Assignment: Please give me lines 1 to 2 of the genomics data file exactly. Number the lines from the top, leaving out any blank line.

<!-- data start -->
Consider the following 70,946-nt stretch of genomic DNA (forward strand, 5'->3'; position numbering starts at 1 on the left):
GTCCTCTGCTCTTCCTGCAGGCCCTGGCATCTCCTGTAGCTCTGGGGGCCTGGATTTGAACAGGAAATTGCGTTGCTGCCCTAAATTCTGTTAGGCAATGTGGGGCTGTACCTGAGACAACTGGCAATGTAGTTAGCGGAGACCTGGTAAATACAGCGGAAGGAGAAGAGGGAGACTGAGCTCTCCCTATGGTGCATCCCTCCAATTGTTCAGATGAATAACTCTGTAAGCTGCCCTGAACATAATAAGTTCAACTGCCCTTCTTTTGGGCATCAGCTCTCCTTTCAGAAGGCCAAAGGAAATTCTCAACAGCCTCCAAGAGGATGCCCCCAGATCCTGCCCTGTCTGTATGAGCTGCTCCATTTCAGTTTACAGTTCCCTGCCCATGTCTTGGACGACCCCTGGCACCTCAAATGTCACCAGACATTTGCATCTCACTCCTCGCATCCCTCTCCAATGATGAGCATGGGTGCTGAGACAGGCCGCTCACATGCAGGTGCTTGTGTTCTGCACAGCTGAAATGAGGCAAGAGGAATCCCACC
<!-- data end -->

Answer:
Consider the following 70,946-nt stretch of genomic DNA (forward strand, 5'->3'; position numbering starts at 1 on the left):
GTCCTCTGCTCTTCCTGCAGGCCCTGGCATCTCCTGTAGCTCTGGGGGCCTGGATTTGAACAGGAAATTGCGTTGCTGCCCTAAATTCTGTTAGGCAATGTGGGGCTGTACCTGAGACAACTGGCAATGTAGTTAGCGGAGACCTGGTAAATACAGCGGAAGGAGAAGAGGGAGACTGAGCTCTCCCTATGGTGCATCCCTCCAATTGTTCAGATGAATAACTCTGTAAGCTGCCCTGAACATAATAAGTTCAACTGCCCTTCTTTTGGGCATCAGCTCTCCTTTCAGAAGGCCAAAGGAAATTCTCAACAGCCTCCAAGAGGATGCCCCCAGATCCTGCCCTGTCTGTATGAGCTGCTCCATTTCAGTTTACAGTTCCCTGCCCATGTCTTGGACGACCCCTGGCACCTCAAATGTCACCAGACATTTGCATCTCACTCCTCGCATCCCTCTCCAATGATGAGCATGGGTGCTGAGACAGGCCGCTCACATGCAGGTGCTTGTGTTCTGCACAGCTGAAATGAGGCAAGAGGAATCCCACC